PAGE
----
We Can Phickle That! And A Fillmore Container reCAP Giveaway!
When I teach fermentation classes, people are often curious what my house must look like. They are generally too polite to ask what my house smells like. The answer to both of those questions, for better or for worse, is “Ferments!” Yes, there are blooping crocks, bubbling jars, bowls of clumpy grain substances, pitchers of gelatinous SCOBYs and thickening dairy on just about every spare surface. It’s a true thing. My mom is so proud. Worse yet, when I’m prepping for a class or an event, I get the added bonus of stacks of cultures, in plastic bags or little jars, set where there’s room, and where I won’t forget them when running out the door with my arms loaded down with samples. I love this fermenty chaos, but I assume that most sane people wouldn’t necessarily be dazzled by the look of dozens of double-stacked jars wearing hoods and living on all of the shelves.
That is why, dear reader, I was elated when the wonderful people at Fillmore Container offered you up an alternative to my *cough* relaxed fermentation decor. If you aren’t yet in the know, there exists a prettier solution: the reCAP. ReCAPs are neato lids for the fermenting set. They have a hole intended for a bung and airlock (not included) and they come in a variety of colors. They look mighty pretty on the shelf, and help cut down on some of those fermenting odors that uninitiated houseguests may not enjoy (I say those folks are cray, for the record! Mmmm, kraut!). Furthermore, when fermentation is over, you can remove the airlock, flip the lid closed and stick them in the fridge. This is a much neater solution than my very handy and beloved ghetto jar method.
So we have Fillmore, a family-owned company that sells just about every container under the sun, to thank for the offer of two reCAPs. One will fit a standard mason jar and one will fit the wide-mouth version. These don’t just work great for pickles, they’re also excellent for small-batch home-brew experiments and any other type of fermented booze you may want to create. To be truthful, that is mainly what I use them for, but I also always recommend them for new or reticent fermenters on just about any project. The ease of use and the smell-deterence seem to be pretty big selling points for the new folks. Also, your mom might not think you’re turning into a crazy microbe-lady/hoarder when she comes to visit if these are neatly stacked on your shelves. Always a bonus.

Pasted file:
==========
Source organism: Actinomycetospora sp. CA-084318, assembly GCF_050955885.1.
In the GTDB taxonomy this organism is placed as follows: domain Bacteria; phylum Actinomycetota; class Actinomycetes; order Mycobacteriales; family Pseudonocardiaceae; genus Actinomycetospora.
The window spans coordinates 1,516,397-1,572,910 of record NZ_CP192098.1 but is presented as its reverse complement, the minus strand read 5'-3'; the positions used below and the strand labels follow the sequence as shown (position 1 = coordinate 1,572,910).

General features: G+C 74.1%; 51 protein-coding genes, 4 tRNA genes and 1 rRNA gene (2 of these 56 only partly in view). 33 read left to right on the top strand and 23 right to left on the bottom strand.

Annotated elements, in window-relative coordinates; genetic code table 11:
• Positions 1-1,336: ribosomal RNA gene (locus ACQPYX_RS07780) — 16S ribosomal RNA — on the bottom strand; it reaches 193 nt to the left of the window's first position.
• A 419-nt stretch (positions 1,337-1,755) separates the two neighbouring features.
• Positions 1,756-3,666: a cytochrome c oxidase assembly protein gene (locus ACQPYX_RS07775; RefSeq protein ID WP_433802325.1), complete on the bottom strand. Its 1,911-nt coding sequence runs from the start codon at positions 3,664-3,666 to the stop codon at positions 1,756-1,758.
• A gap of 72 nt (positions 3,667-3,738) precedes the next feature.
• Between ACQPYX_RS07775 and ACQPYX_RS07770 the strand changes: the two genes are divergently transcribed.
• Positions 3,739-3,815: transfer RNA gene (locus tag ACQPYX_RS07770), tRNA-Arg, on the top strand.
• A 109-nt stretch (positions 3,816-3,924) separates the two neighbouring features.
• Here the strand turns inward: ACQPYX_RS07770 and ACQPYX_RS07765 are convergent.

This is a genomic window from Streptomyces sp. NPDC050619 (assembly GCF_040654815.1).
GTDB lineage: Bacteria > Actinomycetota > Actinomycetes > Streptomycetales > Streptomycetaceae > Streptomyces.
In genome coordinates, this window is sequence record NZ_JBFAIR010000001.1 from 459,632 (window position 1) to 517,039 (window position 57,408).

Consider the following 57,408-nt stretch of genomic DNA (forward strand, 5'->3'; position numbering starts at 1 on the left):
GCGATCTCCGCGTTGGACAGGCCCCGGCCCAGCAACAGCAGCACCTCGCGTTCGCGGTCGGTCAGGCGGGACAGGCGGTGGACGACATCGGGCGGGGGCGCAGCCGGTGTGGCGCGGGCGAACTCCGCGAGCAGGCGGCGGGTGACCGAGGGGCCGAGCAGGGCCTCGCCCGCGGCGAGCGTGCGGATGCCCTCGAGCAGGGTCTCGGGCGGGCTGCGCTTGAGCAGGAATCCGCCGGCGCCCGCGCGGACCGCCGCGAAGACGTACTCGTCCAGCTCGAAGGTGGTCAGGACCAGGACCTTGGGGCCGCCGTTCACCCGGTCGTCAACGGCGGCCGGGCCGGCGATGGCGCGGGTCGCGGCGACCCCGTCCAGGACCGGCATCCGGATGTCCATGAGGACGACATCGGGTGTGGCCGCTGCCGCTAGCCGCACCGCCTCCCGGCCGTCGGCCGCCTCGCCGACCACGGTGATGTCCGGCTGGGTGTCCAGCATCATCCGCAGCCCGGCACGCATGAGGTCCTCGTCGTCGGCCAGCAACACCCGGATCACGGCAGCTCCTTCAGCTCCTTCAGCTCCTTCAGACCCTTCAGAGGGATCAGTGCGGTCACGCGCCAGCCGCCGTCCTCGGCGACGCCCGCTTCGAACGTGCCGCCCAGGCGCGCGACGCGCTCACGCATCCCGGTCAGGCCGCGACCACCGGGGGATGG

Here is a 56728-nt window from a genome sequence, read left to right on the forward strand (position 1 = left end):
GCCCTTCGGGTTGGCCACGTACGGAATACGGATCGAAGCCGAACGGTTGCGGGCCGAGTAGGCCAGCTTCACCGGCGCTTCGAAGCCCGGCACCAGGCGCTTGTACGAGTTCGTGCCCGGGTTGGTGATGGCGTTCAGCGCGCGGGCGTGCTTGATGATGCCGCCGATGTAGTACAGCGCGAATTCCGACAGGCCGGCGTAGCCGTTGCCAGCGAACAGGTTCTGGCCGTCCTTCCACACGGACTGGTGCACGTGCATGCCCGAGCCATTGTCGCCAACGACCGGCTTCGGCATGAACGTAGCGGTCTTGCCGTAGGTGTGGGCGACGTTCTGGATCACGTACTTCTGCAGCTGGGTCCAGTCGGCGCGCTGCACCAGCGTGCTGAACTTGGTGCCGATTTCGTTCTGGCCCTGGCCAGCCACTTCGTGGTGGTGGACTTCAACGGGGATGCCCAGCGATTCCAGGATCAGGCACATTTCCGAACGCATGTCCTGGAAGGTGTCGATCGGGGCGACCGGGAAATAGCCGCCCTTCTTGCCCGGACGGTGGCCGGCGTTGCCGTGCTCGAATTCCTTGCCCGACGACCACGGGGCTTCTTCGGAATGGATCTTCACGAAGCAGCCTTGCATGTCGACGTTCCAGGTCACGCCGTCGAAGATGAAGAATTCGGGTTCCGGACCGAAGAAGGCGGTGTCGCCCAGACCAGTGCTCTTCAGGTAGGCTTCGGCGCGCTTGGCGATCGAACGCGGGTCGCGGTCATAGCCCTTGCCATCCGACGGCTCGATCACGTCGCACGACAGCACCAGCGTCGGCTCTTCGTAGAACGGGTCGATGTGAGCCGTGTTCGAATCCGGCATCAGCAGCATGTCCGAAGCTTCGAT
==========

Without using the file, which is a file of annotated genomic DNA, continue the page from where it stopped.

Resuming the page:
SUNCHOKE PICKLES WITH reCAP
IF YOU ARE NEW TO FERMENTATION, PLEASE READ MY PICKLE PRIMER BEFORE GETTING STARTED!
Sunchokes make for truly excellent pickles, but there is one consideration with them. They need to be very well scrubbed before fermentation begins. All those little nubbins and crevices should be rubbed down, lest you end up with more than you bargained for, in the form of surface mold. Just make sure you don’t remove the whole peel in your scrubbing.
I used to call these my “Salt and Vinegar Chip” pickles, but I think their flavor is more accurately compared to fresh, crunchy, slightly nutty artichokes. Their flavor is perfect unadorned, so truly consider the spice recommendations as optional.
- 3.5 cups of sunchokes, unpeeled
- 1 scant tablespoon coarse salt, dissolved into 2 cups of room temperature water
- (optional) 2 juniper berries
- (optional) 1 tablespoon yellow mustard seeds
- 1-2 tablespoons vodka*
- Place spices, if using, into a quart jar.
- Thoroughly wash and scrub the sunchokes then slice into quarter inch rounds and then place them into the jar.
- Pour brine over the sunchokes and weight them down. A plastic bag filled with brine or a boiled rock will do the trick. Special pickle weights are also a great option.
- Place the reCAP with airlock on to the jar and place the jar in a room temperature spot away from direct sunlight. Leave it for 2 weeks. Taste and if it’s acidic enough for your tastes remove the airlock, close the cap and stick them in the fridge. They’re great in salads or for snacking.
*Pour vodka into the airlock. It’s a great way to keep any mold from forming if any of the starchiness of the sunchokes ends up in there.